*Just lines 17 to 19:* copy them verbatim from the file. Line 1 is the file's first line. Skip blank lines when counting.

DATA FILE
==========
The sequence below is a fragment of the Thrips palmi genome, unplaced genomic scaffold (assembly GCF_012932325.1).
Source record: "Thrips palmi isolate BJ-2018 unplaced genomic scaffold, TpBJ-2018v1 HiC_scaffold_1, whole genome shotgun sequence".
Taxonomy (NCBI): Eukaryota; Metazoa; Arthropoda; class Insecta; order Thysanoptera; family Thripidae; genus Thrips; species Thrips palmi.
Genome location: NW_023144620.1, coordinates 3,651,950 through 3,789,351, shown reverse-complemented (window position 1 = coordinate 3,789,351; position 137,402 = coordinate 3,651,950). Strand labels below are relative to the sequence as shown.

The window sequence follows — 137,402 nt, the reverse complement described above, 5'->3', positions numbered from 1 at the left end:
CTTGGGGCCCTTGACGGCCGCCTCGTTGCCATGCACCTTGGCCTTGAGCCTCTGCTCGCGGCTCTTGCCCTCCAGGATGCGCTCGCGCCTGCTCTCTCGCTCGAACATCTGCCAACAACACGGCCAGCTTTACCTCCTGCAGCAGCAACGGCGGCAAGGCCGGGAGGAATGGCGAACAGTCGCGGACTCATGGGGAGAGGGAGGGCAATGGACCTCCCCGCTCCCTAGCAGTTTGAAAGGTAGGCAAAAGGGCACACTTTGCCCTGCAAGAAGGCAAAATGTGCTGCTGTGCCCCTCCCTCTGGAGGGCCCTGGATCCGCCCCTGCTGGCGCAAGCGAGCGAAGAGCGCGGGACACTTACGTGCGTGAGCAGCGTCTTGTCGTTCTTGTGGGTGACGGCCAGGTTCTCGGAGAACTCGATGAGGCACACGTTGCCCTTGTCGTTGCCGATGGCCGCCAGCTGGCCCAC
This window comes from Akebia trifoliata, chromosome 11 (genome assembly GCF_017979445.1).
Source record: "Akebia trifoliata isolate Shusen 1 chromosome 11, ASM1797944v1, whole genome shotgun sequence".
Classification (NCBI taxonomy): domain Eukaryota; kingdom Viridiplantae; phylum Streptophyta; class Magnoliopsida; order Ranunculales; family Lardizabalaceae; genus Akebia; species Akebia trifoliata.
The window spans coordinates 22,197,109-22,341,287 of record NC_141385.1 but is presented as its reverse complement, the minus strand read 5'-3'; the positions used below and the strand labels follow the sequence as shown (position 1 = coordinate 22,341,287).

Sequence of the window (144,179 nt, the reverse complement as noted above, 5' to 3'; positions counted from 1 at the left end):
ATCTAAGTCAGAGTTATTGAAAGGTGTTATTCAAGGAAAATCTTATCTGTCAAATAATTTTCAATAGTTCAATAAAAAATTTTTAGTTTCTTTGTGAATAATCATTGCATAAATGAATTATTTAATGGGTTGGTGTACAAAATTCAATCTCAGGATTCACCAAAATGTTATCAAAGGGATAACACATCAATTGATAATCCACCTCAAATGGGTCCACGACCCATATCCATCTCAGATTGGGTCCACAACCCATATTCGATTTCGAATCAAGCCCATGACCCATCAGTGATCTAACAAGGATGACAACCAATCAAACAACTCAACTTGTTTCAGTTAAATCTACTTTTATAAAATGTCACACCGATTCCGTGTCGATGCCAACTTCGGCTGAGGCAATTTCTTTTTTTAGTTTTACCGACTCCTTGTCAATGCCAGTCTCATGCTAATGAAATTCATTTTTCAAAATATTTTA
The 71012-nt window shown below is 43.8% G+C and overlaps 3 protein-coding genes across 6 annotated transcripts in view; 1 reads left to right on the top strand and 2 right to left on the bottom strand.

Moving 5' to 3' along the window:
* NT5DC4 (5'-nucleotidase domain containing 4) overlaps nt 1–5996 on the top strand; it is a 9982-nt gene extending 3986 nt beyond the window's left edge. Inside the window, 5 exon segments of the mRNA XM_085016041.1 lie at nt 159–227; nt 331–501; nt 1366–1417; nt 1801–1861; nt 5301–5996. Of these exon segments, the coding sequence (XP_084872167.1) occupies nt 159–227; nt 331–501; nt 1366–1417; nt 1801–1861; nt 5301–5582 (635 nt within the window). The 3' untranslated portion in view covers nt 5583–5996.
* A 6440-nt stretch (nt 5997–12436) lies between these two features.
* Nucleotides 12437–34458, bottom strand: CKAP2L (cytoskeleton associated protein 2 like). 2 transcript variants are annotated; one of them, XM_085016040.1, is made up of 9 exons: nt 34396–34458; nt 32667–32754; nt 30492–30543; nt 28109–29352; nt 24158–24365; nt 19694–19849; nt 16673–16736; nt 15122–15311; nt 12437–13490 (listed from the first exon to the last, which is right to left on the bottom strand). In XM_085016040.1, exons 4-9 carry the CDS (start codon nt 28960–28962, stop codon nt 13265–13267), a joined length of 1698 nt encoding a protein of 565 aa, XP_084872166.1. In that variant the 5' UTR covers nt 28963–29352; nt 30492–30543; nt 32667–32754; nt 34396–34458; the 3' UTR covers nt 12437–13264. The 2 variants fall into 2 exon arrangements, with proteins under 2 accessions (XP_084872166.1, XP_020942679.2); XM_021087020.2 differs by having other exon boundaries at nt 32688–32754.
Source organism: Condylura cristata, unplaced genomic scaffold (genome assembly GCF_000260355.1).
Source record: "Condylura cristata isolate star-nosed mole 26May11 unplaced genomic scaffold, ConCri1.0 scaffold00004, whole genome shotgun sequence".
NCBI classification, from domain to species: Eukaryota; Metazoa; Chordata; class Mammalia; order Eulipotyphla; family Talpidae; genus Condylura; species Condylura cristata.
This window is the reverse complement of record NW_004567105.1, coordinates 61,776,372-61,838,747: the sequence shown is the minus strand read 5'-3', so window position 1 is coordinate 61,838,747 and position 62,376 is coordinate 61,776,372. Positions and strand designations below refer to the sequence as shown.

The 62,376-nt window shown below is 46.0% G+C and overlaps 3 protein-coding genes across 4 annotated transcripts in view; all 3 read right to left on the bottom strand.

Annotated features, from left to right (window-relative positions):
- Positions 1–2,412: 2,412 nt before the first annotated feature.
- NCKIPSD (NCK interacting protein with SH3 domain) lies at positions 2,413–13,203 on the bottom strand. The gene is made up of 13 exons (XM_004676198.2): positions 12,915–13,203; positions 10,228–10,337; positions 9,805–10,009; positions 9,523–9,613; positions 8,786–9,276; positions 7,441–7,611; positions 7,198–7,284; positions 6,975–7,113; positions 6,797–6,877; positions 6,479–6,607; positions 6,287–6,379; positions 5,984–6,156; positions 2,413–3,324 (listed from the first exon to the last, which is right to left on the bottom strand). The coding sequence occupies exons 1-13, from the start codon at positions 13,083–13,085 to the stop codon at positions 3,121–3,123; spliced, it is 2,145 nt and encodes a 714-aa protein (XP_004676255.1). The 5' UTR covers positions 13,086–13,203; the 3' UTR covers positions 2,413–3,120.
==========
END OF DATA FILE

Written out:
* Nucleotides 12437–34458, bottom strand: CKAP2L (cytoskeleton associated protein 2 like). 2 transcript variants are annotated; one of them, XM_085016040.1, is made up of 9 exons: nt 34396–34458; nt 32667–32754; nt 30492–30543; nt 28109–29352; nt 24158–24365; nt 19694–19849; nt 16673–16736; nt 15122–15311; nt 12437–13490 (listed from the first exon to the last, which is right to left on the bottom strand). In XM_085016040.1, exons 4-9 carry the CDS (start codon nt 28960–28962, stop codon nt 13265–13267), a joined length of 1698 nt encoding a protein of 565 aa, XP_084872166.1. In that variant the 5' UTR covers nt 28963–29352; nt 30492–30543; nt 32667–32754; nt 34396–34458; the 3' UTR covers nt 12437–13264. The 2 variants fall into 2 exon arrangements, with proteins under 2 accessions (XP_084872166.1, XP_020942679.2); XM_021087020.2 differs by having other exon boundaries at nt 32688–32754.
Source organism: Condylura cristata, unplaced genomic scaffold (genome assembly GCF_000260355.1).
Source record: "Condylura cristata isolate star-nosed mole 26May11 unplaced genomic scaffold, ConCri1.0 scaffold00004, whole genome shotgun sequence".